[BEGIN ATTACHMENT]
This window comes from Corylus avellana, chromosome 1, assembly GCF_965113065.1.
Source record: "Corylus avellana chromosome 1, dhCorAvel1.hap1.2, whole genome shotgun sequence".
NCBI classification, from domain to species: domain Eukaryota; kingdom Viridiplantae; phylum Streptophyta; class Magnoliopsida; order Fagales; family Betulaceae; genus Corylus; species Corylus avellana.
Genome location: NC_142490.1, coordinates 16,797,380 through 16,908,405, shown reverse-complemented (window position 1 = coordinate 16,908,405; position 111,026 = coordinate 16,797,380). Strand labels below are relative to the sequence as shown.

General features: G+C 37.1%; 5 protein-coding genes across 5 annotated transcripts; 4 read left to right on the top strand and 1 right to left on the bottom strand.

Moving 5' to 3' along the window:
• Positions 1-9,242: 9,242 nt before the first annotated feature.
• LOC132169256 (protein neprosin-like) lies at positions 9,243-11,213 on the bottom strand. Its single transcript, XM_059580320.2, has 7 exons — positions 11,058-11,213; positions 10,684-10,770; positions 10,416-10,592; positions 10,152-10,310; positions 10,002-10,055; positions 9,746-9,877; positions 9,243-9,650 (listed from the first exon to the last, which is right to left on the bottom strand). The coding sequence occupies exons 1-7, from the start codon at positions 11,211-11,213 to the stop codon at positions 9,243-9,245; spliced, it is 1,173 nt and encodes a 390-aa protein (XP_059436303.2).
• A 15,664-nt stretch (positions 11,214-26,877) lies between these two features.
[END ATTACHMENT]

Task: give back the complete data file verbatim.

This window comes from Corylus avellana, chromosome 1, assembly GCF_965113065.1.
Source record: "Corylus avellana chromosome 1, dhCorAvel1.hap1.2, whole genome shotgun sequence".
NCBI classification, from domain to species: domain Eukaryota; kingdom Viridiplantae; phylum Streptophyta; class Magnoliopsida; order Fagales; family Betulaceae; genus Corylus; species Corylus avellana.
Genome location: NC_142490.1, coordinates 16,797,380 through 16,908,405, shown reverse-complemented (window position 1 = coordinate 16,908,405; position 111,026 = coordinate 16,797,380). Strand labels below are relative to the sequence as shown.

General features: G+C 37.1%; 5 protein-coding genes across 5 annotated transcripts; 4 read left to right on the top strand and 1 right to left on the bottom strand.

Moving 5' to 3' along the window:
• Positions 1-9,242: 9,242 nt before the first annotated feature.
• LOC132169256 (protein neprosin-like) lies at positions 9,243-11,213 on the bottom strand. Its single transcript, XM_059580320.2, has 7 exons — positions 11,058-11,213; positions 10,684-10,770; positions 10,416-10,592; positions 10,152-10,310; positions 10,002-10,055; positions 9,746-9,877; positions 9,243-9,650 (listed from the first exon to the last, which is right to left on the bottom strand). The coding sequence occupies exons 1-7, from the start codon at positions 11,211-11,213 to the stop codon at positions 9,243-9,245; spliced, it is 1,173 nt and encodes a 390-aa protein (XP_059436303.2).
• A 15,664-nt stretch (positions 11,214-26,877) lies between these two features.